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Glasgow - deciding how much time to spend there

I am sketching out our itinerary for our 2016 trip. We need to get from Brussels to Islay.

I am committed to taking the Eurostar from Brussels to London - non-negotiable so don't you try to talk me out of it! :)

For London to Islay I'm noodling over the following options:

  1. Arrive London noon-ish, stay overnight, spend the 1st half of the next day in London then take an afternoon TRAIN or PLANE to Glasgow. Arrive Glasgow in the early evening, spend the night, fly to Islay the next day, either in the afternoon or early evening.

  2. Arrive London noon-ish, stay overnight, immediately get on an afternoon TRAIN or PLANE to Glasgow. Arrive Glasgow in the evening, spend two nights and the intervening day in Glasgow, fly to Islay the third day, either in the afternoon or early evening.

I know nothing about Glasgow yet because I've been thinking of it as just a transfer point on the way to Islay. I have the Rick Steve's Great Britain and Snapshot Scotland books, so I will read up on what he has to say about Glasgow, I just haven't done so yet.

Maybe I can hear others' thoughts on a couple of matters?
- Plane vs train from London to Glasgow. The train takes 5 hours but I assume it deposits us centrally. A flight is only 90 minutes but we'd have to add in checkin time and travel time to/from the airports at both ends. We find train travel more relaxing than plane travel.
- Is a day and a morning in Glasgow too much or too little? Time spent in Glasgow would be at the expense of time spent in London, but we've been to London lots of times so we have nothing particular we need to do there on this trip. On the other hand we love London and always enjoy a stay, even a really short one. Stopping in at our favorite pub and market are sufficient to make us happy.

Posted by
1293 posts

Your time would only give a quick glance over Glasgow, but it is still worth visiting. There are plenty of free museums and a good public transport system to get around.

Just don't expect Glasgow to be pretty. It isn't. Edinburgh is pretty, Glasgow works for a living. ;-)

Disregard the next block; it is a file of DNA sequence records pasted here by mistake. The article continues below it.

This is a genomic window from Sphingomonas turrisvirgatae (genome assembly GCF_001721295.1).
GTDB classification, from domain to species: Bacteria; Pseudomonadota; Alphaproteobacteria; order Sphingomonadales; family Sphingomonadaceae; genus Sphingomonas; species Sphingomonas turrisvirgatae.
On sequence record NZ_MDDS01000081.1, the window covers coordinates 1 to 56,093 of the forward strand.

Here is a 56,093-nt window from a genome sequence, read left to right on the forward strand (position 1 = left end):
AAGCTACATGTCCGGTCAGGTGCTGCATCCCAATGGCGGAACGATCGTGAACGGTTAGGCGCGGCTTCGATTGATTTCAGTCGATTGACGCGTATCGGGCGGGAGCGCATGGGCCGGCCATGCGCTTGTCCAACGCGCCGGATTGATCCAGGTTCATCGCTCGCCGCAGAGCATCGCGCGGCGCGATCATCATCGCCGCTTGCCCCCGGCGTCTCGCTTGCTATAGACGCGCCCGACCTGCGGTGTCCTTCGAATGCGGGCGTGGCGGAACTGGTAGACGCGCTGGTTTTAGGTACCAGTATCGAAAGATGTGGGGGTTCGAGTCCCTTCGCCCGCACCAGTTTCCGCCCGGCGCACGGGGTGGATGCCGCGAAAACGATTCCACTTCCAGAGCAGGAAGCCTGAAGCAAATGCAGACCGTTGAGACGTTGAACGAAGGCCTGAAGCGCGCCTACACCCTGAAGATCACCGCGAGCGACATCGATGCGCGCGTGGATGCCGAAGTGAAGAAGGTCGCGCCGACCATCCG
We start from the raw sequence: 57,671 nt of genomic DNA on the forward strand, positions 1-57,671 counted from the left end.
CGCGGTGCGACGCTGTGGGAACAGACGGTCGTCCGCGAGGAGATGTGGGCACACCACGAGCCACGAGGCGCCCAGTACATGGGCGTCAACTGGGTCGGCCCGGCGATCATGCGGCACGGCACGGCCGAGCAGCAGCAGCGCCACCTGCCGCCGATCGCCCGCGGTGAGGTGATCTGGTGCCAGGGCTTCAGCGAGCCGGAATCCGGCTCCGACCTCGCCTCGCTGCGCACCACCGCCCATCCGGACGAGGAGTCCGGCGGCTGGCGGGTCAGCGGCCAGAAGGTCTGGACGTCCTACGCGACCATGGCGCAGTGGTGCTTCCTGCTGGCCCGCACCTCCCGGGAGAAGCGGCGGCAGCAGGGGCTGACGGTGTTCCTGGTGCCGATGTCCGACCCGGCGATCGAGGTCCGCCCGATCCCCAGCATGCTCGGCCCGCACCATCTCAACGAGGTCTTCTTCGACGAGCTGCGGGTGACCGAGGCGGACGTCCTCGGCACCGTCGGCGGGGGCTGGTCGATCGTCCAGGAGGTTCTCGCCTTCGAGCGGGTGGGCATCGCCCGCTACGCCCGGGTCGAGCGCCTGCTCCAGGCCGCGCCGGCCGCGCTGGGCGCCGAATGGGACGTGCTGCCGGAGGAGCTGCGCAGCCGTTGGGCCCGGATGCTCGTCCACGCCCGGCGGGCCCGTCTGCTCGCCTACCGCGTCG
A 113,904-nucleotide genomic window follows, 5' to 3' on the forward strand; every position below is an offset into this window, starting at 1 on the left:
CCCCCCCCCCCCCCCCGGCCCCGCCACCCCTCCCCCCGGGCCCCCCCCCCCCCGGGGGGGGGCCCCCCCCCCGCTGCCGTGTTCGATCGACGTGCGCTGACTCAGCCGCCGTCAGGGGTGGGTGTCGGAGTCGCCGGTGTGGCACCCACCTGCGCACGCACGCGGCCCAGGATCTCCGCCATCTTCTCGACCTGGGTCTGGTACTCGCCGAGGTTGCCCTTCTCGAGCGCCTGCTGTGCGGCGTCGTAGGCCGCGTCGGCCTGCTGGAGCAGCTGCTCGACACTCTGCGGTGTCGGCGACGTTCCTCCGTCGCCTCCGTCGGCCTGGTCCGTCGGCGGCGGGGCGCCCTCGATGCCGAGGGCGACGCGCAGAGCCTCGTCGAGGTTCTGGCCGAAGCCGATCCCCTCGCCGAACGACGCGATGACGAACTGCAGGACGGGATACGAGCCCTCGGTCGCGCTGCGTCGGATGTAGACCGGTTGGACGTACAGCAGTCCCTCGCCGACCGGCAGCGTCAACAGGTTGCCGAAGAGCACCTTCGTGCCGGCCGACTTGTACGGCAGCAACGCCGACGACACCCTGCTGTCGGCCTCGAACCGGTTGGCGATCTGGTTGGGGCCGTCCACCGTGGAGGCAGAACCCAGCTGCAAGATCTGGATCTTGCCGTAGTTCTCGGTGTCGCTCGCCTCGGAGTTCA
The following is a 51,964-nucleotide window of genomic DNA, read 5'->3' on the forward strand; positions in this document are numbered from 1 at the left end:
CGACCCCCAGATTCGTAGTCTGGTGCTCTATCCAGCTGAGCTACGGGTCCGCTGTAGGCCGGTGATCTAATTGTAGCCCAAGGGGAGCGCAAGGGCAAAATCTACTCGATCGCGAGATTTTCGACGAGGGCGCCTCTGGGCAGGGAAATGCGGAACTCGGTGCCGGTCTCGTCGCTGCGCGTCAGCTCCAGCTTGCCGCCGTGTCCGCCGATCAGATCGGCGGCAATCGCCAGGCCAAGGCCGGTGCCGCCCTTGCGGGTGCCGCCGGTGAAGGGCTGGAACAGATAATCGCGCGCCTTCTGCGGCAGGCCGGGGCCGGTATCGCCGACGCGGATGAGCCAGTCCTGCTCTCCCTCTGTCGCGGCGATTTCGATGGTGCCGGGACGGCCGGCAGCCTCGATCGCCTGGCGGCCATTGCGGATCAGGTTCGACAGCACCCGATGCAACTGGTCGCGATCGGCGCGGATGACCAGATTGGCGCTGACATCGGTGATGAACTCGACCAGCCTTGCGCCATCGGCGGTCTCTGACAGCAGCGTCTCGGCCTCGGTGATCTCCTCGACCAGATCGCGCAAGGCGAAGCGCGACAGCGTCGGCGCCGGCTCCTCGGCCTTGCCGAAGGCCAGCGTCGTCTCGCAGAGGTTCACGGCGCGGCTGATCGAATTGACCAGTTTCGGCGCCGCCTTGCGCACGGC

Transport wise, my choice would be train. Glasgow is on a direct route, when you add in the faff around flying it is not much quicker and you will see more of the countryside. The main operator is Virgin Trains, worth checking them out for timetables and prices.

Trains come from London Euston or London King's Cross on a normal basis.

Posted by
351 posts

I don't need pretty. Just interesting. And beer. :-D

Sounds like the extra time in Glasgow will give us a quick taste for a future trip. We've spent very little time in Scotland so far but really want to spend more time (thus the week on Islay)

Any thoughts on neighborhoods? I prefer to stay central to sights and trains, and while I wouldn't say "money is no object" we don't object to paying extra for the right location.

Posted by
1293 posts

For areas of the city, the City Centre or the West End are the ones to look at. There are plenty of hotes that fit that and fit most budgets,

As for beer, you are in luck. This is Glasgow we are talking about!

Posted by
9363 posts

You're right, the train brings you right into town. The train from the airport takes about 30 minutes, so you don't save much, if anything. I have done the train trip, and it was very comfortable. There is WiFi available onboard, too, for a small fee.
I would give Glasgow a bit more time than just a day and a half. There is a lot to see. I was there for two full days and part of another, and I didn't get to do everything I had hoped.

Posted by
2487 posts

Lately I spent a long weekend in Glasgow, and I loved it. It has not the elegant beauty of Edinburgh. Instead you get the architecture of a - mainly nineteenth-century - confident and successful commercial industrial city with clearly some money to burn. Can easily keep you busy for two full days. Don't forget the Kelvingrove Museum and the cathedral with the Necropolis on the hill behind.